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General vector space question

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Homework Statement


Sorry for the vague title!

Let R denote the set of real numbers, and F(S,R) denote the set of all functions from a set S to R.

Part 1: Let [tex]\phi[/tex] be any mapping from a set A to a set B. Show that composition by [tex]\phi[/tex] is a linear mapping from F(B,R) to F(A,R). That is, show that [tex] T : F(B,R) \rightarrow F(A,R) : f \mapsto f \circ \phi[/tex] is linear.

Part 2: In the situation given in part 1, show that T is an isomorphism if [tex]\phi[/tex] is bijective by show that:
(a) [tex]\phi[/tex] injective implies T surjective;
(b) [tex]\phi[/tex] surjective implies T injective.



The Attempt at a Solution


Well, I got part 1.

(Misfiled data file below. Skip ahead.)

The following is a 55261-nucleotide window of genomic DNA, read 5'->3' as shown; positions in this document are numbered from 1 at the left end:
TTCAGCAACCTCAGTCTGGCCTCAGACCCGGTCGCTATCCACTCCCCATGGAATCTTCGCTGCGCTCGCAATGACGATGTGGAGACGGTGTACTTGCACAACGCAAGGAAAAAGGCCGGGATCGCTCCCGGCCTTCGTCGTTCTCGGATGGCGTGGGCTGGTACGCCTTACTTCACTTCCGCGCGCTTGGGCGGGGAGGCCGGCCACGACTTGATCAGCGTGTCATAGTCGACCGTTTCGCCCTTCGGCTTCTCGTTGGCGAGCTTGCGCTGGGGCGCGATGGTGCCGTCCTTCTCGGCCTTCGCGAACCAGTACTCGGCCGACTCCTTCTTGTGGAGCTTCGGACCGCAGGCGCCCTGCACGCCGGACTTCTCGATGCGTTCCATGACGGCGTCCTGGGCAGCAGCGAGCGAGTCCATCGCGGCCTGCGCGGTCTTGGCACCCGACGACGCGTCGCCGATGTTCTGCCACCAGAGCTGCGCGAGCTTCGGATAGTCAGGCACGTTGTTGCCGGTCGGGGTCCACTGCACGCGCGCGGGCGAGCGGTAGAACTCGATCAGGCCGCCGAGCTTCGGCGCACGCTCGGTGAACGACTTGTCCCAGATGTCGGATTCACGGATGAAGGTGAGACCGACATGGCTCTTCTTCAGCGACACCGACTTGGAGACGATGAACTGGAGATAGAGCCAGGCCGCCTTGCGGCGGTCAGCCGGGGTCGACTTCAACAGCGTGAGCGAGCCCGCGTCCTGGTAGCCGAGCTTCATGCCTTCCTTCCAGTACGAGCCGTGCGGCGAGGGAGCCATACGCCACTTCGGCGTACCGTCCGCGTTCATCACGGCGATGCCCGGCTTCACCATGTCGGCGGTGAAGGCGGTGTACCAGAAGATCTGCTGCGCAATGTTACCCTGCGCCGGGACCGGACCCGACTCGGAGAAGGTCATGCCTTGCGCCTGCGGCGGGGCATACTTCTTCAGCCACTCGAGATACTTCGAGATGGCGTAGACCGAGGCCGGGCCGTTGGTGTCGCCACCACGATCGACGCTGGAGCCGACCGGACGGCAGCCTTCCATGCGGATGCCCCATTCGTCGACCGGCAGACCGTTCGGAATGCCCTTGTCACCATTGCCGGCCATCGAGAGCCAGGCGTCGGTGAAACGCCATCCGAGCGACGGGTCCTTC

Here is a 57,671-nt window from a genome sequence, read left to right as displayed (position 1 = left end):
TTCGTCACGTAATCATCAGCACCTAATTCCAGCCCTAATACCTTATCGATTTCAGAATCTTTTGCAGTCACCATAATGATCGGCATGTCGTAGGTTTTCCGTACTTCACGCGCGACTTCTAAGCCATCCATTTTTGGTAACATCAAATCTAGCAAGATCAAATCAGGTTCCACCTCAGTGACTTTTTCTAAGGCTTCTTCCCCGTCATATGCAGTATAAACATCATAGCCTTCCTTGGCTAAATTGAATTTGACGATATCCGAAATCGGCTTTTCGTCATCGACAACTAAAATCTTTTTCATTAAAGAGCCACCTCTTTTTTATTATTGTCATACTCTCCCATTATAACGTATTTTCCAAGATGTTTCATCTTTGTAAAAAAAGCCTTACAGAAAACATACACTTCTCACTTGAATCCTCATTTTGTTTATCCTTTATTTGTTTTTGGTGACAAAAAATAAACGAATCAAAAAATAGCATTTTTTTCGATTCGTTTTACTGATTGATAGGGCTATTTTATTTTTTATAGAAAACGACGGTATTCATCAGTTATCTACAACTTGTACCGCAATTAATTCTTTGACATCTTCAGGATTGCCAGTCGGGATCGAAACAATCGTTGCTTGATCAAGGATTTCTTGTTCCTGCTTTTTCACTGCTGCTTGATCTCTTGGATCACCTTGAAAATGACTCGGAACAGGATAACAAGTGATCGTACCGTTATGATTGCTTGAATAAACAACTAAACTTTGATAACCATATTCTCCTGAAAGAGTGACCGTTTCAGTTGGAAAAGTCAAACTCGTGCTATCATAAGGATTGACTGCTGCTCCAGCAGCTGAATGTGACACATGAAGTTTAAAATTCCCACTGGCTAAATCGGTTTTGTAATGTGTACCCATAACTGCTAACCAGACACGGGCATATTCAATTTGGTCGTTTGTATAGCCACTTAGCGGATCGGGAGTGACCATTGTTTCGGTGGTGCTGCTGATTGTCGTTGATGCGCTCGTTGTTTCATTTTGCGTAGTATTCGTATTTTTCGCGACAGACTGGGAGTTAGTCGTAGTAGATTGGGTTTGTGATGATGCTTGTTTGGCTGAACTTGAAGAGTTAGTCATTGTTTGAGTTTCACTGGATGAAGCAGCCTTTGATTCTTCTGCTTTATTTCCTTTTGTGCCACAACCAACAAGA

As for part 2... I have no clue. Any ideas?
 

Answers and Replies

  • #2
LCKurtz
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OK, I will get you started on (a.) So we are supposing [itex]\phi[/itex] is 1-1. So for each a in A there is a unique b in B such that [itex]b = \phi(a)[/itex] and [itex]a =\phi^{-1}(b)[/itex]. Now suppose you are given g in F(A,R). To show T is onto, you need to build an f in F(B,R) such that T(f) = g, that is [itex]f\circ\phi = g[/itex].

For [itex]b \in \phi(A)[/itex], try defining [itex]f(b) = g(\phi^{-1}(b))[/itex]. Now see if you can show that T(f) = g, which is the same as showing [itex]f\circ\phi = g[/itex].

Also note, if b is exterior to [itex]\phi(A)[/itex], it doesn't matter what you define f(b).
 

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